00:05:14   But if I'm going to have a case at all, which I think I'm still going to go back and forth on, but if I'm going to have a case at all, the fine woven I think is actually, it fits my needs better than I expected it to as long as I never mess up the back.

00:05:26   But as previously stated, I never look at the back of my phone. So maybe I just won't know or won't care once I finally do mess up this wonderful fine texture.

00:05:35   But so far it's actually not as bad as I thought it would be.

00:05:41   That's a very, very ringing endorsement. You could say it's, as we've said before, the ultra fine woven case.

00:05:48   Also, kind of just as a curiosity, I decided to weigh and measure the phone with the Peak Design case and with the fine woven.

00:05:59   When I add the Peak Design case to the 15 Pro, it makes it almost the size and weight of the Pro Max.

00:06:06   Cases add a decent amount of bulk and you don't often think about it.

00:06:11   But when you're talking about the difference between the phones being not that much size and not that many grams anymore, cases can actually jump that difference for you.

00:06:23   So I've been really enjoying using the phone caseless because it feels so good in the hand and it is so much lighter.

00:06:29   When I add the Peak Design case to it, it actually makes it substantially noticeably bigger and heavier.

00:06:35   It doesn't make it feel impossible or anything, but you do really notice that bulk. Whereas the fine woven case is kind of in the middle.

00:06:43   You don't not notice it, but it's substantially more palatable and doesn't feel like you're ruining the gains we've made with this phone generation as much as the Peak Design case.

00:06:54   So that's why I think if I'm going to have a case at all, which is still up for debate, but if I'm going to have a case at all,

00:07:00   I think the fine woven or something else that's thin and light might be the better move.

00:07:05   What are you going to do about the fact that you can't plug in the cable?

00:07:08   Probably going to either take a Dremel to it and hope for the best or I really shouldn't do that because I would mess it up.

00:07:13   You can get a cable that will fit. You just have to shop based on the size of the connector.

00:07:18   I know. I was trying to have all the same cables. I had this grand goal of like, "Alright, I'm going to have all of my charging USB-C cables be white."

00:07:26   Because I have these wonderful Anker ones that I really like that are super flexible and nice.

00:07:30   Like, "Alright, I'm going to have all of the charging USB-C's be white and all the data ones be black."

00:07:34   Oh, that's clever.

00:07:35   So that way I can tell quickly, you know, does this cable support fast data or not?

00:07:39   And so I had, I figured these two cables out on Amazon that had good reviews or good companies.

00:07:44   And so I'm already, it's already ruined.

00:07:48   Like now I'm already got to throw away or move or reassign these black cables that I got to different roles or get a different one from my desk.

00:07:56   Then I got to keep it straight. It's a whole thing. So all my plans are ruined.

00:08:00   Did you order this before or after I told my story about the thing not fitting?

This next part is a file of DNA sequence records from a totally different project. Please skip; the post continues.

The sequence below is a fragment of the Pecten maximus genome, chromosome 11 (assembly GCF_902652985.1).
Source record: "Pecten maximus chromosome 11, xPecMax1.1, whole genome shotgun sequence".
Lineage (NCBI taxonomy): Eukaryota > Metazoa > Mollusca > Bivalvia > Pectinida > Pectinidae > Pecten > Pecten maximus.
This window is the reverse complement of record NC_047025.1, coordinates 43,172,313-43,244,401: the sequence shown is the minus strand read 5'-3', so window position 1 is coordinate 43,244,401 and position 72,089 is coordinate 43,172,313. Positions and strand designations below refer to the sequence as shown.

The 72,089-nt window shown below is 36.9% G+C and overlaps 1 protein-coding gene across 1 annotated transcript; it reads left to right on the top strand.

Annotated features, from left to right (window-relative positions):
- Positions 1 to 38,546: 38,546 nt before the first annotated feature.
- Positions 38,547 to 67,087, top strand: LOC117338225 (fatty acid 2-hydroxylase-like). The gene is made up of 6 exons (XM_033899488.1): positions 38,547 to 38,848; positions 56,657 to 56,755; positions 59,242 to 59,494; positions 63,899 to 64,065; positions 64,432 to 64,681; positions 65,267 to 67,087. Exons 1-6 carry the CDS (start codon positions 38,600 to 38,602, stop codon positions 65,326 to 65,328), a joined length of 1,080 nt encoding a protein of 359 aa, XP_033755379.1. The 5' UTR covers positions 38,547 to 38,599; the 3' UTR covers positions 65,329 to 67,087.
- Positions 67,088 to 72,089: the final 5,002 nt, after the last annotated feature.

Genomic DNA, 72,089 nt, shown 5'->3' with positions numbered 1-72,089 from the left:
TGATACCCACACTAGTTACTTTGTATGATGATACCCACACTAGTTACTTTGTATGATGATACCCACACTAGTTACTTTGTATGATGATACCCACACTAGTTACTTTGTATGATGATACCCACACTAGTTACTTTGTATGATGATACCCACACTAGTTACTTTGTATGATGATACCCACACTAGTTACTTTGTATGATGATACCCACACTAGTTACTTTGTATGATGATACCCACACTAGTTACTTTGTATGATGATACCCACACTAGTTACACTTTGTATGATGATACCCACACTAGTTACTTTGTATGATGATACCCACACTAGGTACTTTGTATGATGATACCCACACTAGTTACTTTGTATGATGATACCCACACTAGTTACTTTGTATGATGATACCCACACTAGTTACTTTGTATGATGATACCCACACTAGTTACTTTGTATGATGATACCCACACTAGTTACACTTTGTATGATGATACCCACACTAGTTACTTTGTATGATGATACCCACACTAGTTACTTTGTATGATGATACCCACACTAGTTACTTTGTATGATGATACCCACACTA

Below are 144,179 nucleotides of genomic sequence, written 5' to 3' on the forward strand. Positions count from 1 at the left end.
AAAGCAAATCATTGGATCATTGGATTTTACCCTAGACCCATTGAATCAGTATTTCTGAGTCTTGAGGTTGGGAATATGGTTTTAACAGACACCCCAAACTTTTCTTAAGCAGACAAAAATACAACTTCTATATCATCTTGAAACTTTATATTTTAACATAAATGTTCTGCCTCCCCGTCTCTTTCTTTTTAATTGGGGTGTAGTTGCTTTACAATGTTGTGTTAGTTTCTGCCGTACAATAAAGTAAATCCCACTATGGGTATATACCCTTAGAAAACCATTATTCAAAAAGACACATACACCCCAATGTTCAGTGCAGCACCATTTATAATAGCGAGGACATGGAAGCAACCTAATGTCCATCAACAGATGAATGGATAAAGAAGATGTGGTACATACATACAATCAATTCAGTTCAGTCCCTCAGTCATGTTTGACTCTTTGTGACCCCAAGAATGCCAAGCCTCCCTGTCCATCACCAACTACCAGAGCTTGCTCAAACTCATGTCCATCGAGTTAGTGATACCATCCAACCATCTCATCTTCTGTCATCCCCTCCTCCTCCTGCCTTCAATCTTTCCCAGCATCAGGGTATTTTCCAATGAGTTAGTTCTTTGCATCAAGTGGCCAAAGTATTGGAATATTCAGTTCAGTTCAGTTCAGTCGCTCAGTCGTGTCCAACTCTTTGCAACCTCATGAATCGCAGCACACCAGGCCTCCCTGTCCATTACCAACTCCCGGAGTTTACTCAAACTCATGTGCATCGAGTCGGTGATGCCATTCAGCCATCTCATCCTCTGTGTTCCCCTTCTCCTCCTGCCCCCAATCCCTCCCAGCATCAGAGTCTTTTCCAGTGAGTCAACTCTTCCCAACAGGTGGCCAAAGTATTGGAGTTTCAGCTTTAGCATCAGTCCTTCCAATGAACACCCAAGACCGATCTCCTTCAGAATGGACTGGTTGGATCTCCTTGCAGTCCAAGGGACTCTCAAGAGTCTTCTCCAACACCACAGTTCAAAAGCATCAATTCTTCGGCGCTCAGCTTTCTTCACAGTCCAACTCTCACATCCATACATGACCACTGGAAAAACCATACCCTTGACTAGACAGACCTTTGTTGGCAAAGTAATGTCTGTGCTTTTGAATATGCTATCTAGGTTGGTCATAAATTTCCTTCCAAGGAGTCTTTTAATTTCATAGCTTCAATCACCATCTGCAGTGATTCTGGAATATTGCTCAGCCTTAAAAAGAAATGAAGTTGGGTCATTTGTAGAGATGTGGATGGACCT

00:08:03   Before.

00:08:04   Oh, that's what you get.

00:08:07   Buckle up, everyone, because we are going on a journey.

00:08:12   Jon, what's going on?

00:08:14   I think about six months ago on this program, I discussed the bug I was experiencing.

00:08:19   I think I brought up on the show because I had had a breakthrough at that point.

00:08:23   I don't remember how old it is.

00:08:25   My recollection is that either I had this breakthrough around Mac OS 13.3 or that's when I started noticing the bug.

00:08:34   But either way, the bug is this.

00:08:36   Sometimes I'll be dragging a window around and it will go like real slow, like it's going through molasses, like it's not keeping up with my cursor.

00:08:42   I'll grab a window and I'll move it and my cursor will move an inch and the window will be like, "All right, I'm coming. I'll get there eventually."

00:08:48   For a while, I'm like, "Oh, this is some kind of weird thing. I'll just restart and that will fix it."

00:08:53   Then the restarts were fixing it.

00:08:55   Eventually I figured out this bug only happens when I have more than one user logged into the computer.

00:09:00   I figured that out. It just occurred to me.

00:09:02   Why does it get fixed by restart?

00:09:04   Well, when I restart, I just log into my account and there's only one account logged in.

00:09:07   Eventually, I go over to my wife's account, log into her account to go to the photo library.

00:09:11   This was before iCloud showed a photo library, but I still go over there because so much stuff isn't shared.

00:09:15   Eventually, I would log into my wife's account and then the bug would happen and I figured it out.

00:09:20   I filed this with Apple.

00:09:22   I think actually I did file it before that and I thought it was something different.

00:09:27   Then I'm like, "Okay, now I know what it is, Apple. It's easy for you to reproduce. You just got to log in with more than one user."

00:09:32   Anyway, that was six months ago.

00:09:34   Obviously, no response on the bug report because obviously.

00:09:38   But I was like, "You know, this is still bothering me."

00:09:41   When Sonoma betas were released, remember I said on the show, I loaded the latest Sonoma beta and I think my bug is gone.

00:09:47   Because I tried it on my Sonoma external disk that I boot from and I couldn't reproduce the bug anymore.